How to Save on Heating Costs This Winter
Dress Warm, Lower the Thermostat
Okay, let’s start with a big one. An obvious one for some, most even, but really this is where you can enjoy significant savings. By turning down the heat (lowering the target temperature on your thermostat), the heat will be running less, thus costs will come down. According to the Canada Mortgage and Housing Corporation (CMHC), who randomly surveyed Canadian houses:
- Thermostat settings in the winter tend to be quite closely grouped around 20°C – 21°C (68°F – 70°F).
- The more you reduce the thermostat setting, the greater the possibility for savings
- Generally, a drop of 2°C (3.6°F) will lead to some savings and little risk.
- Some householders reduce temperatures 4°C – 6°C (7°F – 11°F)
Research from the Canadian Centre for Housing Technology shows that winter setbacks for the houses tested would result in heating cost savings of 5%~15%. The highest savings came with a setback of 6°C (11°F).
How is too low? Well, the answer to that is a mix of factors. How comfortable are you with a lower temperature in the house? How much are you willing to dress up at home? If you’re the kind of person who prefers to wear a t-shirt at home year-around, it could end up costing you in the winter. If, however, you’re comfortable wearing a turtle neck, sweater, thick sweatpants and a thicker pair (or two) of socks, you’ll be well insulated and can comfortably turn down the thermostat – and save money! Also you can lower the temperature at night, while you’re sleeping (preferably under a thick duvet or layers of blankets) and don’t require as much heat (especially in 90% of the house now unused). And you can turn down the temperature even further when you’re not at home. A programmable thermostat is great for this – see the section further down. But is there a point where, even when you’re dressed warm, the temperature is just too cold for the house? Yes. Below 15°C, the house could be at risk. Why? That temperature is an average of the house, which means it’s likely warmer upstairs and colder downstairs. Your furnace and other equipment/items in the basement could get a little too chilly, so be careful. Also, in the event of a power outage (ice or wind storm, etc.), the house would cool down that much more quickly, increasing the risk of pipes freezing.
Structural and Cosmetic Remedies
In addition to making a sacrifice on indoor temperature, you can also make a small investment (time and money) in items around the house that will help keep the cold air out and the warm air in. Start with insulation. There should be at least 11 inches (28cm) of fibreglass or rock wool insulation in your attic. Be sure to seal openings in the floor, and also around vents and electrical boxes. Some more tips:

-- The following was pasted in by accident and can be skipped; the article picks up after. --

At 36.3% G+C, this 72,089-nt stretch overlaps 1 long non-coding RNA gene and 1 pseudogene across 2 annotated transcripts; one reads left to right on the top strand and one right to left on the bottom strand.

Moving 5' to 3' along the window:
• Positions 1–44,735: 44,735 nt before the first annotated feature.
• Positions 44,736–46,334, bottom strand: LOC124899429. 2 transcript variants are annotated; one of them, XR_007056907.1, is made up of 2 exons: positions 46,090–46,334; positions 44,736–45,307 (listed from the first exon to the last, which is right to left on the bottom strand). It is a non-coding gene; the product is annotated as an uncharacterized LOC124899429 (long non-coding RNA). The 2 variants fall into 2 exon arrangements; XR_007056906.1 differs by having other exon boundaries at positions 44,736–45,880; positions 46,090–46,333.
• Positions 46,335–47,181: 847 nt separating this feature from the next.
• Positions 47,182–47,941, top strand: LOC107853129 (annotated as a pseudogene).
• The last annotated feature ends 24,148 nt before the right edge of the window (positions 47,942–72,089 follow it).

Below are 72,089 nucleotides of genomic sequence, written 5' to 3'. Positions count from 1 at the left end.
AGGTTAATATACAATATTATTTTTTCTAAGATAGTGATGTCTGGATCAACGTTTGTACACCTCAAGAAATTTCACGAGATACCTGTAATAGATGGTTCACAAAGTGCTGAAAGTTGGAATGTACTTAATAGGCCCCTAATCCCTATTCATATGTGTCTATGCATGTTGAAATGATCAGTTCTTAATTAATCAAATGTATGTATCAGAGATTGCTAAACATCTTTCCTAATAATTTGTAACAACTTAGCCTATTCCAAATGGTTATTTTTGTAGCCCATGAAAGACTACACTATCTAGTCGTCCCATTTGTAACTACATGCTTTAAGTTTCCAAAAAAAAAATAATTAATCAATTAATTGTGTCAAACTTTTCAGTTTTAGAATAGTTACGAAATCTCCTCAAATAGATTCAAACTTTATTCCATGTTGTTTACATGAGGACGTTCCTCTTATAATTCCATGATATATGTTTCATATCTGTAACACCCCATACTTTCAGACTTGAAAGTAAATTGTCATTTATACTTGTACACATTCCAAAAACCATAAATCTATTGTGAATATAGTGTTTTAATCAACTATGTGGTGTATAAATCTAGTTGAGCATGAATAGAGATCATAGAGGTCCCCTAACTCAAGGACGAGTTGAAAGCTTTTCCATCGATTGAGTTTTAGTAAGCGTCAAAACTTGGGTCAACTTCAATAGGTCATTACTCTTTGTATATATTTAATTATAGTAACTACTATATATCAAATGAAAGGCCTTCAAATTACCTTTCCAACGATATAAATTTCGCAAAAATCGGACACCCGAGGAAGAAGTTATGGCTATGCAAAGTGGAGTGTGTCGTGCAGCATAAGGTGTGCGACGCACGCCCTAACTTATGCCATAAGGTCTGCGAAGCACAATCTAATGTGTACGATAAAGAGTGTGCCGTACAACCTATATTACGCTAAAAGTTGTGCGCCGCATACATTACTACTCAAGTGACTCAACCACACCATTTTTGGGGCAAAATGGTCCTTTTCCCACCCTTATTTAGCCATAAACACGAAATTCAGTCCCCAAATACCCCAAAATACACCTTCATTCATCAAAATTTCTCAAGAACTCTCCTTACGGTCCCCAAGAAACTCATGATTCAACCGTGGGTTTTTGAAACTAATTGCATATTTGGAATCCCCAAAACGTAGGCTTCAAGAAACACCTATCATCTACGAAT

- Cover drafty windows
- Replace worn weather stripping
- Adjust door thresholds
- Plug holes in exterior walls
- Seal air leaks in ductwork
- Keep heating registers clear
- Change your furnace filter regularly
- Use a ceiling fan with a reverse (heat) direction, which will push the warm air down
If you’re handy around the house, great, this shouldn’t take long and will pay off soon. If you feel like you’re not the best at these things and are better off calling in a handyman or house pro, the investment will still pay off in lower heating costs.
What About Other Household Items and Use?
There are things in our homes we use regularly that can help save money on heating bills – and others that drain costs. Bathroom and kitchen fans might seem more necessary in the winter, when the windows are closed and the smells get shut in, but those fans are also carrying warm air out, so be sure to limit their use. Ovens and showers, on the other hand, are of help. You’re using it anyway, so why not take advantage. Leave the bathroom door open when the shower is running; this way the steam will spread elsewhere and start to warm up things a bit. Though you don’t want to leave the oven door open too long while it’s running (which would be counterproductive), leverage that heat by opening the oven door once you’re done cooking and the oven is off. Open the blinds or curtains to windows that are in direct sunlight; use this rudimentary solar power to heat the room! Conversely, keep these closed at night or otherwise when not basking in sunlight. Got a fireplace? If it’s word-burning, you’ll surely save on heating costs by using it! Even if it’s a gas fireplace, you can heat the room nicely and keep the rest of the house cooler. No fireplace? A space-heater can serve a similar purpose.
The more control you have over your house’s temperature, the more you’ll save. A programmable thermostat will give you the option to set one temperature for when you’re awake, one for when you sleep, and yet another for when you’re away. Many even have weekend settings. Want to save even more? Consider the NEST Learning Thermostat, which we offer here at Modern PURAIR. NEST indeed learns the temperatures that you like, so that you won’t have to program and reprogram all the time. It automatically turns the temperature down at night and when you’re not at home, and you can control the NEST from a smartphone, tablet or laptop. To find out more about the NEST Learning Thermostat, or to talk with us about how you can save on heating costs, get in touch with Modern PURAIR today.
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